Interestingly, I have owned both but sold the Czech carbine while keeping the 91/59. The M44 stock and fat front sight, aside from the interesting dates and octagonal receiver, make the 91/38 seem chunkier. Indeed, there is evidence that 91/44 is more appropriate, as these carbines may have been updated to post-war m44 condition rather than m38. Either way, it was need, but less-well finished than the 91/59's. More to the point, we don't even know the correct designation for that carbine. We say 91/38, but who knows what the Czechs called it.
The 91/59 is at least kind enough to label itself and so we know what to call it. Interestingly, it is the only Mosin, in general, that is so kind to the user as to tell us what to call it. They are slimmer overall. Admittedly not by much, but their dimensions are sleek enough to feel less clunky. I have owned every type of common Mosin carbine but the only one I retained was the 91/59. The m44's of every flavor were nose-heavy and while the 38 I owned was slim due to the 38 stock, it was not in good shape bore-wise. The Czech was neat and looked interesting and was mysterious, but just couldn't hold my interest as an arm by itself. Hardly more is known about the 91/59's (I imagine they were both updated for exactly the same reason, perhaps we are discussing which type of M-16 updated to m4 status is more interesting, a Vietnam M16 or a 1980's M16A1?), but as a field-carry carbine, it just seems more apt to the task.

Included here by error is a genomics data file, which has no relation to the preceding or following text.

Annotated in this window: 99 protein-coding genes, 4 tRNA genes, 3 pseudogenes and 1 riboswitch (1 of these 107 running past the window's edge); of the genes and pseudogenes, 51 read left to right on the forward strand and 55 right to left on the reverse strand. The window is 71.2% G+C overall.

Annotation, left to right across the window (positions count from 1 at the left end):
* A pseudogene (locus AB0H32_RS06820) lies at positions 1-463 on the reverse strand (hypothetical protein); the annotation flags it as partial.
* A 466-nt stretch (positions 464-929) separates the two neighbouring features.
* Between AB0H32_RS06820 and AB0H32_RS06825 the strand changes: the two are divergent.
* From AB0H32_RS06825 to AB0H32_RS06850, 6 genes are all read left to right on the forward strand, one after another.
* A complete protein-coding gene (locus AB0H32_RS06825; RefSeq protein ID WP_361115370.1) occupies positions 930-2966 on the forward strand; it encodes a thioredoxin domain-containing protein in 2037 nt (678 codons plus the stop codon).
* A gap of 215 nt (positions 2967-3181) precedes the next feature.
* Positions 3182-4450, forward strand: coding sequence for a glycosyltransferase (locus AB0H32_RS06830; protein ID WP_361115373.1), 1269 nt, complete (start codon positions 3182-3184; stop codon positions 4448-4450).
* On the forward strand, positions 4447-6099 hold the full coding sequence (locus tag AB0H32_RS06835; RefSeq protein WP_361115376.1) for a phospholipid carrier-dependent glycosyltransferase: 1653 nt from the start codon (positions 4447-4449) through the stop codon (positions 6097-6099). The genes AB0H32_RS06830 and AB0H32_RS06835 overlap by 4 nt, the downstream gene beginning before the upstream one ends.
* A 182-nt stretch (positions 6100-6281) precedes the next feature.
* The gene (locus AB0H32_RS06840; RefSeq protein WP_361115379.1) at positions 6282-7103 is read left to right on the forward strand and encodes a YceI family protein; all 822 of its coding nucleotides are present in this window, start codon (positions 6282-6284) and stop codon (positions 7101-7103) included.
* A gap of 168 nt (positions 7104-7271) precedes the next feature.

Of course, it is merely opinions and I'll rate mine no higher than anyone else. Perhaps I should have kept mine, in lieu of my interest in Czech arms, including a Swiss-made CZ-75. But it just didn't capture my imagination. The 91/59 doesn't either, but it sure looks nicer.
Rise of the Dark Son - by Davis E. Riddle
Fiend Fighter - by Davis E. Riddle
Skein of Shadows - by The Wandering Men (member, Davis E. Riddle)
“A citizen may not be required to offer a good and substantial reason why he should be permitted to exercise his rights. The right‘s existence is all the reason he needs.”—Judge Benson E. Legg